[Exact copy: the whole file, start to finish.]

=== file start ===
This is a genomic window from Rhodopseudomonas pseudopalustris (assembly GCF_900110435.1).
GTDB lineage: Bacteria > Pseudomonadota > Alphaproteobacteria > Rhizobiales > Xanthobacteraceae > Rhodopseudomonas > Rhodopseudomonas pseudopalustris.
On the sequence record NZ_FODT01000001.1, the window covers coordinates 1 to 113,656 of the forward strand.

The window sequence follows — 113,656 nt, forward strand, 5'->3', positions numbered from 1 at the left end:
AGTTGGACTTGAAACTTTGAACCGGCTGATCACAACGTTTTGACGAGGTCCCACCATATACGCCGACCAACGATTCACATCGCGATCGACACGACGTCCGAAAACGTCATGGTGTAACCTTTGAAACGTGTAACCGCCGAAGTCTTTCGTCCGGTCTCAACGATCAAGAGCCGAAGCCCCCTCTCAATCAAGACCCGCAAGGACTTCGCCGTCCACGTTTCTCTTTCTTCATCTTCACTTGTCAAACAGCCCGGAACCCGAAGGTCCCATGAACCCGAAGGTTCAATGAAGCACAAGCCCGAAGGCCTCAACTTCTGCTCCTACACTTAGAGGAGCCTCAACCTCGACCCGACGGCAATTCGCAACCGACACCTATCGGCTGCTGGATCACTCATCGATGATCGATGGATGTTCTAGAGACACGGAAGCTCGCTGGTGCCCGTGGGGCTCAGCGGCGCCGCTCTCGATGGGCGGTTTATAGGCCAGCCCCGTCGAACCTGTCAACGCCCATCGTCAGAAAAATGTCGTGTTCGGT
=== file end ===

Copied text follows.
This is a genomic window from Rhodopseudomonas pseudopalustris (assembly GCF_900110435.1).
GTDB lineage: Bacteria > Pseudomonadota > Alphaproteobacteria > Rhizobiales > Xanthobacteraceae > Rhodopseudomonas > Rhodopseudomonas pseudopalustris.
On the sequence record NZ_FODT01000001.1, the window covers coordinates 1 to 113,656 of the forward strand.

The window sequence follows — 113,656 nt, forward strand, 5'->3', positions numbered from 1 at the left end:
AGTTGGACTTGAAACTTTGAACCGGCTGATCACAACGTTTTGACGAGGTCCCACCATATACGCCGACCAACGATTCACATCGCGATCGACACGACGTCCGAAAACGTCATGGTGTAACCTTTGAAACGTGTAACCGCCGAAGTCTTTCGTCCGGTCTCAACGATCAAGAGCCGAAGCCCCCTCTCAATCAAGACCCGCAAGGACTTCGCCGTCCACGTTTCTCTTTCTTCATCTTCACTTGTCAAACAGCCCGGAACCCGAAGGTCCCATGAACCCGAAGGTTCAATGAAGCACAAGCCCGAAGGCCTCAACTTCTGCTCCTACACTTAGAGGAGCCTCAACCTCGACCCGACGGCAATTCGCAACCGACACCTATCGGCTGCTGGATCACTCATCGATGATCGATGGATGTTCTAGAGACACGGAAGCTCGCTGGTGCCCGTGGGGCTCAGCGGCGCCGCTCTCGATGGGCGGTTTATAGGCCAGCCCCGTCGAACCTGTCAACGCCCATCGTCAGAAAAATGTCGTGTTCGGT